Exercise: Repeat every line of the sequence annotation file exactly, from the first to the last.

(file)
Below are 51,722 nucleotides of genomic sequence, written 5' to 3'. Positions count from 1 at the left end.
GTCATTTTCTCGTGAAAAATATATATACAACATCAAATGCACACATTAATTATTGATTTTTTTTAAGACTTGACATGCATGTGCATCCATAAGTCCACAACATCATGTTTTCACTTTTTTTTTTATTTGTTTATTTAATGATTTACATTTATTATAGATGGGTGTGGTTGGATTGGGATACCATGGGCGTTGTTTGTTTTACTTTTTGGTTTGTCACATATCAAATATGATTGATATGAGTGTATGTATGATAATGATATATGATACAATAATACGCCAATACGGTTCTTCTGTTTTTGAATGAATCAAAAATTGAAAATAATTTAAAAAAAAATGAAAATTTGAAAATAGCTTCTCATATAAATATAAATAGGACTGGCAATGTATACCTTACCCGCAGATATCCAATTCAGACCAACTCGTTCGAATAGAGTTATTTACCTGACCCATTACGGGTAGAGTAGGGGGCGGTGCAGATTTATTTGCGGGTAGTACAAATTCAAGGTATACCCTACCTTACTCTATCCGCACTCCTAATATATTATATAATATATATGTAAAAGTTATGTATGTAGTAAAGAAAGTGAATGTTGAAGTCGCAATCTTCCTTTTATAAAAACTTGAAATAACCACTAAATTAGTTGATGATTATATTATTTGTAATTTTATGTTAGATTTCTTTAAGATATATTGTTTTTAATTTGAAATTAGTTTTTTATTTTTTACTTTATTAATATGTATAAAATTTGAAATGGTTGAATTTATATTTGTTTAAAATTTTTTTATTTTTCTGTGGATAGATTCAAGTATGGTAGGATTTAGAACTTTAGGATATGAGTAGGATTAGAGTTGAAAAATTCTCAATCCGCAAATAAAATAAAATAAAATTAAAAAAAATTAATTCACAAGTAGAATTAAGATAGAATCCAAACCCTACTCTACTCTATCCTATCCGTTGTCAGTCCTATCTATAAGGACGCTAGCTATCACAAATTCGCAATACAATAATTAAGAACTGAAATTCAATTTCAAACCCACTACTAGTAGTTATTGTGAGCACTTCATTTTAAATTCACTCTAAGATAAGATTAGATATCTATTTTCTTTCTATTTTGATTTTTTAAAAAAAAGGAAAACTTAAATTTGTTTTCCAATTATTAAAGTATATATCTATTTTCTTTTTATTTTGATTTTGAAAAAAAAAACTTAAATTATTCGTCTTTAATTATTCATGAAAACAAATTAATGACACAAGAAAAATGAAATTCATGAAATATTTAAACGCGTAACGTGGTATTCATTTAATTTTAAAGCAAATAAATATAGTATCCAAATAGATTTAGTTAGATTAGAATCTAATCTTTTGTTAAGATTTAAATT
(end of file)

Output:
Below are 51,722 nucleotides of genomic sequence, written 5' to 3'. Positions count from 1 at the left end.
GTCATTTTCTCGTGAAAAATATATATACAACATCAAATGCACACATTAATTATTGATTTTTTTTAAGACTTGACATGCATGTGCATCCATAAGTCCACAACATCATGTTTTCACTTTTTTTTTTATTTGTTTATTTAATGATTTACATTTATTATAGATGGGTGTGGTTGGATTGGGATACCATGGGCGTTGTTTGTTTTACTTTTTGGTTTGTCACATATCAAATATGATTGATATGAGTGTATGTATGATAATGATATATGATACAATAATACGCCAATACGGTTCTTCTGTTTTTGAATGAATCAAAAATTGAAAATAATTTAAAAAAAAATGAAAATTTGAAAATAGCTTCTCATATAAATATAAATAGGACTGGCAATGTATACCTTACCCGCAGATATCCAATTCAGACCAACTCGTTCGAATAGAGTTATTTACCTGACCCATTACGGGTAGAGTAGGGGGCGGTGCAGATTTATTTGCGGGTAGTACAAATTCAAGGTATACCCTACCTTACTCTATCCGCACTCCTAATATATTATATAATATATATGTAAAAGTTATGTATGTAGTAAAGAAAGTGAATGTTGAAGTCGCAATCTTCCTTTTATAAAAACTTGAAATAACCACTAAATTAGTTGATGATTATATTATTTGTAATTTTATGTTAGATTTCTTTAAGATATATTGTTTTTAATTTGAAATTAGTTTTTTATTTTTTACTTTATTAATATGTATAAAATTTGAAATGGTTGAATTTATATTTGTTTAAAATTTTTTTATTTTTCTGTGGATAGATTCAAGTATGGTAGGATTTAGAACTTTAGGATATGAGTAGGATTAGAGTTGAAAAATTCTCAATCCGCAAATAAAATAAAATAAAATTAAAAAAAATTAATTCACAAGTAGAATTAAGATAGAATCCAAACCCTACTCTACTCTATCCTATCCGTTGTCAGTCCTATCTATAAGGACGCTAGCTATCACAAATTCGCAATACAATAATTAAGAACTGAAATTCAATTTCAAACCCACTACTAGTAGTTATTGTGAGCACTTCATTTTAAATTCACTCTAAGATAAGATTAGATATCTATTTTCTTTCTATTTTGATTTTTTAAAAAAAAGGAAAACTTAAATTTGTTTTCCAATTATTAAAGTATATATCTATTTTCTTTTTATTTTGATTTTGAAAAAAAAAACTTAAATTATTCGTCTTTAATTATTCATGAAAACAAATTAATGACACAAGAAAAATGAAATTCATGAAATATTTAAACGCGTAACGTGGTATTCATTTAATTTTAAAGCAAATAAATATAGTATCCAAATAGATTTAGTTAGATTAGAATCTAATCTTTTGTTAAGATTTAAATT